Rory: Titles matter, not money
Rory McIlroy insists major titles matter more than money after taking a big step towards becoming one of the biggest earners in sport.
As expected, McIlroy has signed a multi-year sponsorship deal with Nike and although details of the deal were not revealed, it has been widely reported to be a 10-year contract worth as much as £150million if the world number one, previously with Titleist, goes on winning majors.
The 23-year-old from Northern Ireland will use Nike's full range of equipment, with the clubs in competitive action for the first time in the Abu Dhabi HSBC Championship later this week against a field including the other leading golf name in Nike colours, 14-major winner and world number two Tiger Woods.
And despite concerns expressed by the likes of Nick Faldo about the change of clubs, McIlroy is firmly focused on quickly adding to his two major titles.
"I don't play golf for the money, I am well past that," McIlroy said.
"I'm a major champion and world number one, which I have always dreamed of being, and feel this is a company that can help me sustain that and win even more major titles.
"At the end of 2013, if I have not won another major I will be disappointed."
Cindy Davis, president of Nike Golf, refused to discuss details of McIlroy's contract, including whether there were any "behaviour" clauses given previous problems with Nike athletes Woods and Lance Armstrong.
But she added: "Rory is an extraordinary athlete who creates enormous excitement with his on-course performance while, at the same time, connecting with fans everywhere.
"He is the epitome of a Nike athlete and he is joining our team during the most exciting time in Nike Golf's history. We are looking forward to partnering with him to take his remarkable career to the next level."
McIlroy, a boy wonder who was the world under-10 champion in 1998, turned professional in 2007, two months after finishing as the leading amateur in The Open at Carnoustie.
Only 18 at the time, he finished third in the Dunhill Links at St Andrews on just his second start in the paid ranks, but had to wait until the 2009 Dubai Desert Classic for his first victory.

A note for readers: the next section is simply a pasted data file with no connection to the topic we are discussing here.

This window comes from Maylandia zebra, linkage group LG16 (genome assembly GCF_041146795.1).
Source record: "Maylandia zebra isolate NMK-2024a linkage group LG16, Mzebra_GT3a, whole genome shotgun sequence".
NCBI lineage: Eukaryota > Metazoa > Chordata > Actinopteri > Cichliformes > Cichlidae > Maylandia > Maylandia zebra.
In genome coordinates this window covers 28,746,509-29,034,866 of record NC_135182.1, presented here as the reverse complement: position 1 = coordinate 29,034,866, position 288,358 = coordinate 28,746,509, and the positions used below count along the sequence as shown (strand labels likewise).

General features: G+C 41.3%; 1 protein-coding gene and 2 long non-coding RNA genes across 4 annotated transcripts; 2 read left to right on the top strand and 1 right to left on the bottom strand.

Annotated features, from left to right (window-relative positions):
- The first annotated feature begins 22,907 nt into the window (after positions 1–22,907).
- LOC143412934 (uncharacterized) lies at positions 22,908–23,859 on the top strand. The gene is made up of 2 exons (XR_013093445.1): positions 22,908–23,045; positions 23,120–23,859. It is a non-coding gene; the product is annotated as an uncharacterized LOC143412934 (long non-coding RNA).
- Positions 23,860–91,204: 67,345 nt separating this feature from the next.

Perhaps amazingly, he has still to win on European soil, all his successes since coming in America (five, including two majors), Asia (two) or back in the Middle East - he finished last season with five birdies in a row to lift the DP World Tour title in Dubai.
It was the 2011 US Masters that put him on a new level in terms of fame and popularity.
McIlroy led by four with a round to play and was still out in front at the turn, but in an horrific back-nine meltdown he crashed to an 80 and ended up in only 15th place, 10 shots behind winner Charl Schwartzel.
The sporting world waited to see how long the mental scars would last, and got their answer two months later when he won the US Open by eight shots.
At just 22 he was the youngest winner of the title since Bobby Jones in 1923. A superstar was born.
"If you are going to talk about someone challenging the record of Jack Nicklaus there's your man," said Padraig Harrington, referring to the Golden Bear's 18 majors.
"At his age he's probably got 100 more majors where he could be competitive. It would give him a great chance."
Told of the Dubliner's comment and aware of the expectation it would lead to, McIlroy sighed: "Oh, Paddy, Paddy, Paddy."
But he has a second major already and it was again achieved by a runaway eight-shot margin at the USPGA Championship last August.
It took him back to the world number one spot he had been fighting Luke Donald for most of the year, but with three more tournament victories since then he is now way out at the top of the rankings.
With Danish tennis star Caroline Wozniacki his partner for the past 18 months, McIlroy's celebrity status has grown even more.
Having changed girlfriends, McIlroy then changed managers 14 months ago, leaving the same stable as Lee Westwood and Darren Clarke to join Dublin-based Horizon Sports.
His close friend Graeme McDowell had been the leading client on their books, but now, of course, McIlroy is in a league of his own.
In demand the world over, he has had to learn the art of saying "No" at times, but was unlikely to do that when Nike made their approach.
Although Faldo has questioned the decision to switch from Titleist, McIlroy said in November: "I think all the manufacturers make great equipment nowadays and it's all very similar.
"A lot of them get their clubs made at the same factories. I don't think it will make any difference.
"I've started the process of trying a few new things. I've tinkered about a little bit with the new ones, enough to feel comfortable going into next season."
That season is now here and for McIlroy it starts in the desert on Thursday.